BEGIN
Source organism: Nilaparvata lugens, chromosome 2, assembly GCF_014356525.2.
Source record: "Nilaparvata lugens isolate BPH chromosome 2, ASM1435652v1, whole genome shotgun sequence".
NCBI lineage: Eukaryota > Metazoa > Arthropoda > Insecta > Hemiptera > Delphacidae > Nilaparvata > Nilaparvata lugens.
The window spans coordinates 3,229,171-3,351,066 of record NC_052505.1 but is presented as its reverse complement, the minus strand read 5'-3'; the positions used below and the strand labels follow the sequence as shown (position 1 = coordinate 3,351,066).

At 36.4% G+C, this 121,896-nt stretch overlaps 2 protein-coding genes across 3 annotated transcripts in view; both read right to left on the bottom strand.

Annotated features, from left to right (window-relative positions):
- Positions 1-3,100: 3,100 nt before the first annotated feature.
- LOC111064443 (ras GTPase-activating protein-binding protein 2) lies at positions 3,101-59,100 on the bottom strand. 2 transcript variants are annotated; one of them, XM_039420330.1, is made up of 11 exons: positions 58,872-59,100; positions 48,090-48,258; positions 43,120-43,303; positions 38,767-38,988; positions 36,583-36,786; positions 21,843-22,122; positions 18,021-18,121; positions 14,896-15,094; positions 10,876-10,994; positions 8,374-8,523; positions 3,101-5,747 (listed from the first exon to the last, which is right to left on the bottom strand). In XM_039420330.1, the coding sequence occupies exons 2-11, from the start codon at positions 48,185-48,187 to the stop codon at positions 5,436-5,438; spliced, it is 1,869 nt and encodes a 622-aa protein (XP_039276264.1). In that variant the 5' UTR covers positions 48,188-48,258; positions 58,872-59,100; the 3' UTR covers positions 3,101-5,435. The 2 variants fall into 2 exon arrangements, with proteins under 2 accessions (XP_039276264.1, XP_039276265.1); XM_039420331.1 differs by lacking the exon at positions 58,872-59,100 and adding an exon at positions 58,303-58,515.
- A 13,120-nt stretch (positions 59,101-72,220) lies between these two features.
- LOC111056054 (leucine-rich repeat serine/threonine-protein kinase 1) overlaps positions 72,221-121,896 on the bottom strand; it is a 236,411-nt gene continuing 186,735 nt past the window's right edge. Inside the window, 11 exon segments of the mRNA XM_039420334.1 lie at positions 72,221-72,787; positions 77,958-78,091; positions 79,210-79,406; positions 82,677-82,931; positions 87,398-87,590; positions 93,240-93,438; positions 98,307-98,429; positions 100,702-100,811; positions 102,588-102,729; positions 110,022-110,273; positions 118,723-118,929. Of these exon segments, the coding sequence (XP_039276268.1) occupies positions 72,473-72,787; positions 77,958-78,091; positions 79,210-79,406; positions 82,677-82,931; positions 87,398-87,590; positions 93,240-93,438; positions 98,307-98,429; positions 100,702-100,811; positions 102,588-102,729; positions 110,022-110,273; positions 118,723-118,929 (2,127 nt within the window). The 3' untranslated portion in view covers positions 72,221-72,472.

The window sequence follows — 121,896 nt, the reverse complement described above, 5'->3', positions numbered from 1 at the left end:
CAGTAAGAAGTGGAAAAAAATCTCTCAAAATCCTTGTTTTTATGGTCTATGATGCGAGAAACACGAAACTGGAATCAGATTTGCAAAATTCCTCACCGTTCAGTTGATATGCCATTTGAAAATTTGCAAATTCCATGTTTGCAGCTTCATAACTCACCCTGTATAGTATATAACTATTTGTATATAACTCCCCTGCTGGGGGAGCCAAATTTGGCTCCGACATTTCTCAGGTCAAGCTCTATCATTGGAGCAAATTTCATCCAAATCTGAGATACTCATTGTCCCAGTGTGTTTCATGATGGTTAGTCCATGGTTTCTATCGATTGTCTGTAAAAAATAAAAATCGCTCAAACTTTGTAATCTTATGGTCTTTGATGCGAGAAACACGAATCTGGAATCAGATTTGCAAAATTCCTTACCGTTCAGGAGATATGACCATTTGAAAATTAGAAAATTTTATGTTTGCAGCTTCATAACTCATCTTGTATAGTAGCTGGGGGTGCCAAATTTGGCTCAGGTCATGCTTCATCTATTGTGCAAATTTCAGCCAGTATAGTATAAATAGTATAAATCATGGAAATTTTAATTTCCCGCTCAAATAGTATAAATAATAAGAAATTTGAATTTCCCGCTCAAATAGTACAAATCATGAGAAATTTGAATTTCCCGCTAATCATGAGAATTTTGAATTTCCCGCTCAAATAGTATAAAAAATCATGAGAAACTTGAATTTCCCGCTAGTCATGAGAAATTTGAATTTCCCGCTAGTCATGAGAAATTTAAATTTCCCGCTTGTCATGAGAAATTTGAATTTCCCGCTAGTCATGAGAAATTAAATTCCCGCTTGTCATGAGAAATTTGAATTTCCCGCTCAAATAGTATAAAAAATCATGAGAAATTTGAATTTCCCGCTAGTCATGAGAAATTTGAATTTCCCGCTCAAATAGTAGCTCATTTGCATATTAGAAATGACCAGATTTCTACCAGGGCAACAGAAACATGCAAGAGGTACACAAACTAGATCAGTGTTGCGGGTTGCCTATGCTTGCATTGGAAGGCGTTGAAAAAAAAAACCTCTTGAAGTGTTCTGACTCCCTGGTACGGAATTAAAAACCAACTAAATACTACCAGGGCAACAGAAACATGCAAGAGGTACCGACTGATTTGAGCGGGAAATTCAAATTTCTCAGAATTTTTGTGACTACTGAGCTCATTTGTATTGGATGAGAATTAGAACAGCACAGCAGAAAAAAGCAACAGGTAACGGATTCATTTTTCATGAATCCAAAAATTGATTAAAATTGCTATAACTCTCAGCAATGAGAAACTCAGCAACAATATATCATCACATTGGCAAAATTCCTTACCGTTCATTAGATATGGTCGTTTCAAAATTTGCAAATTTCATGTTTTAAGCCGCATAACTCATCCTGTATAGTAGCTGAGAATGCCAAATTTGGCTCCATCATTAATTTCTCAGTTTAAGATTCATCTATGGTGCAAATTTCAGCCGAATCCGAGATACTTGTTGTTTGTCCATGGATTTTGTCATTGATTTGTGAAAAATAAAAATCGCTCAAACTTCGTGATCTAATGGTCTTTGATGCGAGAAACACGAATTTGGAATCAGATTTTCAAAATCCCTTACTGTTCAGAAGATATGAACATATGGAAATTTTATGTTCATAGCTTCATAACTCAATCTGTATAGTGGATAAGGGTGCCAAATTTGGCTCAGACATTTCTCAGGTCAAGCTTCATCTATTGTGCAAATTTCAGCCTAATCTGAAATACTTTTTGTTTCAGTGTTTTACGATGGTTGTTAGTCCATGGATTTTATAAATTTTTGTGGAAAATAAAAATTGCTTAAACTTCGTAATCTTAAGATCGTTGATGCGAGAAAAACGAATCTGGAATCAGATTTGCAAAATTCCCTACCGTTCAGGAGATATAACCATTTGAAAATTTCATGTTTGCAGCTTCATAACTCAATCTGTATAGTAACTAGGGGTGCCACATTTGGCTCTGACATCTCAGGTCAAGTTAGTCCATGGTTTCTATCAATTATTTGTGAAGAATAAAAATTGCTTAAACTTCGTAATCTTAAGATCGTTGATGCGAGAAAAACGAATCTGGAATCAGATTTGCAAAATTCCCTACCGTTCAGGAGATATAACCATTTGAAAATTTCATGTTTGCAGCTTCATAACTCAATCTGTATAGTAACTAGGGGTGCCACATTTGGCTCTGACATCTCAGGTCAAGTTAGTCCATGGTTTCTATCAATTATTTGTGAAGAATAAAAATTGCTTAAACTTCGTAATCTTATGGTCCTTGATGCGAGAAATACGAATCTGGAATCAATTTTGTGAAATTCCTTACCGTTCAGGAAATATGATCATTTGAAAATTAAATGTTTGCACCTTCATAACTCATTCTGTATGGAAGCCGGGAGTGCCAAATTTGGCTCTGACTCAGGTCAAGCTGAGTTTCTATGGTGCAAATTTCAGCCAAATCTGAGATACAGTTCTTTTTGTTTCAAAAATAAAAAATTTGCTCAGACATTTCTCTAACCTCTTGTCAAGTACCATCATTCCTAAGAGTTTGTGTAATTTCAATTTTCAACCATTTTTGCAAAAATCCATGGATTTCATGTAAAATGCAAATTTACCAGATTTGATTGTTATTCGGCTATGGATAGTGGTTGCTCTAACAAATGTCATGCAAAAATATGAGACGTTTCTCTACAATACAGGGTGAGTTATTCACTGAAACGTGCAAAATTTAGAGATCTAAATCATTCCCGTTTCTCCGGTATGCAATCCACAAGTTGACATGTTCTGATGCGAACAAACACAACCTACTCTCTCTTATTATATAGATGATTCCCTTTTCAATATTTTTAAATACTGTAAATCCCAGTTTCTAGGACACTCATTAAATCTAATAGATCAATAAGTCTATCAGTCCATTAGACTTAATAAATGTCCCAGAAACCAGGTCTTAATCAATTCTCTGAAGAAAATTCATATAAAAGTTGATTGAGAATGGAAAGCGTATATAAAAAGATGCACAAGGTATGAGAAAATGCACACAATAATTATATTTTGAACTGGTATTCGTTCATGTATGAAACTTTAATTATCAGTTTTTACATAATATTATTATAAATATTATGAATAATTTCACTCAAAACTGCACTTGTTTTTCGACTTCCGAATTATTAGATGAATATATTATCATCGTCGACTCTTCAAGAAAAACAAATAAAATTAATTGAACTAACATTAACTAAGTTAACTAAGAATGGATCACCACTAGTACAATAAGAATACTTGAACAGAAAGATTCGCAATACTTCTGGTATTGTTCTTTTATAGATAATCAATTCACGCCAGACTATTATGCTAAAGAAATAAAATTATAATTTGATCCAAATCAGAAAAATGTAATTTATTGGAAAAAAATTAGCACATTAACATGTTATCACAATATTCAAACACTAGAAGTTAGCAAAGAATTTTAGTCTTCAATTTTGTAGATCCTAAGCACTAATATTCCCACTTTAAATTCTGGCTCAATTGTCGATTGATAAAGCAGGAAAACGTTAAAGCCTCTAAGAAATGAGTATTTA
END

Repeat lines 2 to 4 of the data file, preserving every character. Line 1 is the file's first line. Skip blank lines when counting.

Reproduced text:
Source record: "Nilaparvata lugens isolate BPH chromosome 2, ASM1435652v1, whole genome shotgun sequence".
NCBI lineage: Eukaryota > Metazoa > Arthropoda > Insecta > Hemiptera > Delphacidae > Nilaparvata > Nilaparvata lugens.
The window spans coordinates 3,229,171-3,351,066 of record NC_052505.1 but is presented as its reverse complement, the minus strand read 5'-3'; the positions used below and the strand labels follow the sequence as shown (position 1 = coordinate 3,351,066).